Connecting Protected Lands: Save Mount Diablo Opens Miles of New Trails

This year, we’ve established miles of new trails throughout the land we’ve worked to protect. Hikers can travel through these new trail connections and explore the beauty of the Diablo hills.

We’re working to permanently protect open space connections to preserve the rich biodiversity in the lands surrounding Mount Diablo.

Part of our conservation mission entails making a lot of this land accessible to the public so that the surrounding communities can forge a connection with nature.

Mangini Ranch Educational Preserve opening day. Photo by Laura Kindsvater

Building New Trails

Throughout the year, rain or shine, our stewardship team can be found working to make our properties more accessible. They’ve been leading our volunteers in the construction of trails throughout our properties and maintaining existing trails.

This work involves a lot of mulching, weeding, digging, moving collapsed trees, and much more similarly labor-intensive work. By the end of fiscal year 2022–2023 (i.e., by March 31, 2023), we plan to have established almost six miles of publicly accessible trails.

Save Mount Diablo’s Land Stewardship Associate, Haley Sutton, moving a collapsed oak tree at Mangini Ranch

Some of the locations where we’ve been establishing and maintaining trails are

students gather around an oak tree at Mangini Ranch during a Conservation Collaboration Agreement

Mangini Ranch Educational Preserve. Photo by Scott Hein

In March, Mangini Ranch Educational Preserve celebrated its grand opening with 4.2 miles of new trails. The preserve is free to reserve and enjoy for a variety of community groups.

Our volunteer docents will ensure that these trails are safely accessible for anyone interested in experiencing Mangini Ranch.

Trail Dogs mulching trails at Big Bend. Photo by Sean Burke

These trails were completed thanks to the hard work of our volunteer Trail Dogs team, volunteers, Conservation Collaboration Agreement participants, and local students.

Their commitment to establishing and maintaining these trails is providing countless people with the opportunity to explore these preserves and connect with nature.

We’re incredibly grateful to everyone who volunteered with us to make this happen. These trails would not have been completed without your help!

Anyone interested in working with the Trail Dogs should check out our Trail Dogs page for the next workdays.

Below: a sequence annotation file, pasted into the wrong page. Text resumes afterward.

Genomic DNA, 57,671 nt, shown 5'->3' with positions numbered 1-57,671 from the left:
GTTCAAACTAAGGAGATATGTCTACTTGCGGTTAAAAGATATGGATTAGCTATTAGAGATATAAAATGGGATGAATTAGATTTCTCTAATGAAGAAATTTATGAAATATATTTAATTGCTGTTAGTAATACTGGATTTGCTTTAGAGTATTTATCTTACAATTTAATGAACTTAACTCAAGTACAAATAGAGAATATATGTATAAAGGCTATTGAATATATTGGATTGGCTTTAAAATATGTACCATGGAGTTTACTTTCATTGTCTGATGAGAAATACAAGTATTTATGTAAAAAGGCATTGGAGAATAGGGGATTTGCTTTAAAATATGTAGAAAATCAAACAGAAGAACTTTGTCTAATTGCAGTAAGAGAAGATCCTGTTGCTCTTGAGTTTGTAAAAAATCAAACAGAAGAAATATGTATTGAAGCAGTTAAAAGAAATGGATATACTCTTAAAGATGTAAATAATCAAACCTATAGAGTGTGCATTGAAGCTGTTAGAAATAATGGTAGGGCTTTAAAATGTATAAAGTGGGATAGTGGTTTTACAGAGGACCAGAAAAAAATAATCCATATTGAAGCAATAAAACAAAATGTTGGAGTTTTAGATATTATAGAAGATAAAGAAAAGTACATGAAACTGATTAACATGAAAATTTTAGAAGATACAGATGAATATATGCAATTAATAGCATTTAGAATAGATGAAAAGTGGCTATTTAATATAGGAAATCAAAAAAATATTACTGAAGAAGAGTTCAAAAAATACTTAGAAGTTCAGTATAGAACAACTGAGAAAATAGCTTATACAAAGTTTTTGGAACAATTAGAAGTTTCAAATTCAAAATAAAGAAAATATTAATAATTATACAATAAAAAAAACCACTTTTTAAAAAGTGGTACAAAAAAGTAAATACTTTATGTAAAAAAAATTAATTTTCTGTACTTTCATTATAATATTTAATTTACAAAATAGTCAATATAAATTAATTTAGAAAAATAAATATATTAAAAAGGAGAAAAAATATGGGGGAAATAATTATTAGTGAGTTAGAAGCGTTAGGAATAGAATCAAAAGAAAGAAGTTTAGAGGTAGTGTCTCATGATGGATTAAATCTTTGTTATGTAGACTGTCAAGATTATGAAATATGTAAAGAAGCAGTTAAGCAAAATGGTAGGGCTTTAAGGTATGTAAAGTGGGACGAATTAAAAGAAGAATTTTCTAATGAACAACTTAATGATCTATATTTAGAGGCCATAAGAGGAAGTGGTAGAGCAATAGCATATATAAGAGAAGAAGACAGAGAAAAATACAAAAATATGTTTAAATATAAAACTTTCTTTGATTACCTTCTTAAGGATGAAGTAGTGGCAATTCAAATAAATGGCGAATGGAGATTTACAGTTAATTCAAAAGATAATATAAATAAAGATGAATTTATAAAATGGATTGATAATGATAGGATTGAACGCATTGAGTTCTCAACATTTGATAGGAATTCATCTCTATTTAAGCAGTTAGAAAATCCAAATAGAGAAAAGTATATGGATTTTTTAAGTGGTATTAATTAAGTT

Our hardworking Trail Dogs team not only establishes and mulches new trails; they work to remove invasive species and ensure that these trails will continue to be accessible.

Securing an Agreement to Protect Lands with Existing Trails

In February, the CEMEX corporation announced in February that it will donate 101 acres of land in the Black Point area to Mount Diablo State Park.

The announcement came as a result of six years of advocacy and negotiations by Save Mount Diablo. The land includes part of the Black Point trail and connects to the state park trail system.

Black Point. Photo by Bob Walker

Protecting and Defending Important Open Space Lands, next to Public Trails, Which Enhance Trail Corridor Experiences

The Missing Mile

In January, we also permanently protected nearly 154 acres of land that’s owned by the Concord Mt. Diablo Trail Ride Association with a conservation easement. The land is surrounded on three sides by Mount Diablo State Park.

We’ve also protected two other properties in the near vicinity: Young Canyon and North Peak Ranch.

oaks at CMDTRA conservation easement protected by Save Mount Diablo

Concord Mt. Diablo Trail Ride Association lands, part of the “Missing Mile.” Photo by Stephen Joseph

Pittsburg and Concord’s Hills

Save Mount Diablo was also the lead nonprofit in advocating for the creation of the new Thurgood Marshall Regional Park in Concord.

We’ve been working for more than 15 years on this campaign, and more than 2,700 acres of the former Concord Naval Weapons Station is now protected in the park. The new regional park will have miles of new trails.

Save Mount Diablo filed a lawsuit this year to protect the new Thurgood Marshall Regional Park. Seeno/Discovery Builders had proposed the Faria housing development in the hills above Pittsburg and next to the park.

The lawsuit demands that the proposed development comply with environmental laws and stay off the ridgeline contiguous with the regional park.

The Contra Costa Superior Court has so far given Save Mount Diablo two victories against Seeno over the Faria project, one in February and one in April.

The court ordered the City of Pittsburg to cancel its previous approvals of the project. And in August, the City of Pittsburg rescinded its approval of the Faria project because of the court order.

The San Marco neighborhood, the Pittsburg hills, and the former Concord Naval Weapons Station. Photo by Scott Hien

Magee Preserve

Save Mount Diablo led a campaign over several years to protect 381 acres of land in the Magee Preserve.

In 2020, Danville voters passed the measure protecting the land. Save Mount Diablo has been continuing to advocate for many miles of new public trails within the preserve that connect to surrounding open space and trails.

Magee Preserve. Photo by Caleb Castle

Top photo: Mangini Ranch Educational Preserve by Scott Hein

Join us to save the remaining natural lands of Mount Diablo!

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